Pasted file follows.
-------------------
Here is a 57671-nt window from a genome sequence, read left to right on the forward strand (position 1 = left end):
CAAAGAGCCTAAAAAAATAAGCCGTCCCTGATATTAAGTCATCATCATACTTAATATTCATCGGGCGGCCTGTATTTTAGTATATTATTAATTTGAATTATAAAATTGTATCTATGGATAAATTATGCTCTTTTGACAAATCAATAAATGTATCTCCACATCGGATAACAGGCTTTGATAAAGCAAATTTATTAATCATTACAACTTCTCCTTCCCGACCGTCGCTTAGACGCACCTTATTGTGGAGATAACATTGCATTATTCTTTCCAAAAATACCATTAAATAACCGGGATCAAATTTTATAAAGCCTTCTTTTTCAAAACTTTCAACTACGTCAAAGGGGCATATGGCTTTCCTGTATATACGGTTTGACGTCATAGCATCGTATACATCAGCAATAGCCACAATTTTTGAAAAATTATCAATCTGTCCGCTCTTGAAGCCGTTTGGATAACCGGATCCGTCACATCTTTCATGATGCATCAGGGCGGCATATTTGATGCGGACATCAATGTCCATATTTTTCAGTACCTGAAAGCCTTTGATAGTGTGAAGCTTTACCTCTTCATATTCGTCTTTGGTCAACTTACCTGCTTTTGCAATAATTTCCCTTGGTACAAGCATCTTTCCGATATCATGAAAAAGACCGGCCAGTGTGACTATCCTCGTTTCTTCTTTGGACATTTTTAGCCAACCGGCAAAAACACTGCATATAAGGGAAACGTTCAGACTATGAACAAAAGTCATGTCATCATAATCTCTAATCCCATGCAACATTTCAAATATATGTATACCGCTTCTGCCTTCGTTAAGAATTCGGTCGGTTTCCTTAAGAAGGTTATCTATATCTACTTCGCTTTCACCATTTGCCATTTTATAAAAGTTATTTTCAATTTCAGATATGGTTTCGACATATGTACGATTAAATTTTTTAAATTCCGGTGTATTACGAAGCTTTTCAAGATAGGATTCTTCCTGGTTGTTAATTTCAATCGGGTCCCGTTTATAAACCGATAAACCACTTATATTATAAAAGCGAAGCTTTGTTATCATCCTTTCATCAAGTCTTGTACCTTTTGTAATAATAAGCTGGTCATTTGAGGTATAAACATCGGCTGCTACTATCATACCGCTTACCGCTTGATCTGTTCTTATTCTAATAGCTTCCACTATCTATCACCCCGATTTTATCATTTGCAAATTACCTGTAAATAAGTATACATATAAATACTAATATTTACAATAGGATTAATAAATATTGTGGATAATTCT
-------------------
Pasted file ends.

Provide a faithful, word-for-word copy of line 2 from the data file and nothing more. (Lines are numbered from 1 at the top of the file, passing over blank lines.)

CAAAGAGCCTAAAAAAATAAGCCGTCCCTGATATTAAGTCATCATCATACTTAATATTCATCGGGCGGCCTGTATTTTAGTATATTATTAATTTGAATTATAAAATTGTATCTATGGATAAATTATGCTCTTTTGACAAATCAATAAATGTATCTCCACATCGGATAACAGGCTTTGATAAAGCAAATTTATTAATCATTACAACTTCTCCTTCCCGACCGTCGCTTAGACGCACCTTATTGTGGAGATAACATTGCATTATTCTTTCCAAAAATACCATTAAATAACCGGGATCAAATTTTATAAAGCCTTCTTTTTCAAAACTTTCAACTACGTCAAAGGGGCATATGGCTTTCCTGTATATACGGTTTGACGTCATAGCATCGTATACATCAGCAATAGCCACAATTTTTGAAAAATTATCAATCTGTCCGCTCTTGAAGCCGTTTGGATAACCGGATCCGTCACATCTTTCATGATGCATCAGGGCGGCATATTTGATGCGGACATCAATGTCCATATTTTTCAGTACCTGAAAGCCTTTGATAGTGTGAAGCTTTACCTCTTCATATTCGTCTTTGGTCAACTTACCTGCTTTTGCAATAATTTCCCTTGGTACAAGCATCTTTCCGATATCATGAAAAAGACCGGCCAGTGTGACTATCCTCGTTTCTTCTTTGGACATTTTTAGCCAACCGGCAAAAACACTGCATATAAGGGAAACGTTCAGACTATGAACAAAAGTCATGTCATCATAATCTCTAATCCCATGCAACATTTCAAATATATGTATACCGCTTCTGCCTTCGTTAAGAATTCGGTCGGTTTCCTTAAGAAGGTTATCTATATCTACTTCGCTTTCACCATTTGCCATTTTATAAAAGTTATTTTCAATTTCAGATATGGTTTCGACATATGTACGATTAAATTTTTTAAATTCCGGTGTATTACGAAGCTTTTCAAGATAGGATTCTTCCTGGTTGTTAATTTCAATCGGGTCCCGTTTATAAACCGATAAACCACTTATATTATAAAAGCGAAGCTTTGTTATCATCCTTTCATCAAGTCTTGTACCTTTTGTAATAATAAGCTGGTCATTTGAGGTATAAACATCGGCTGCTACTATCATACCGCTTACCGCTTGATCTGTTCTTATTCTAATAGCTTCCACTATCTATCACCCCGATTTTATCATTTGCAAATTACCTGTAAATAAGTATACATATAAATACTAATATTTACAATAGGATTAATAAATATTGTGGATAATTCT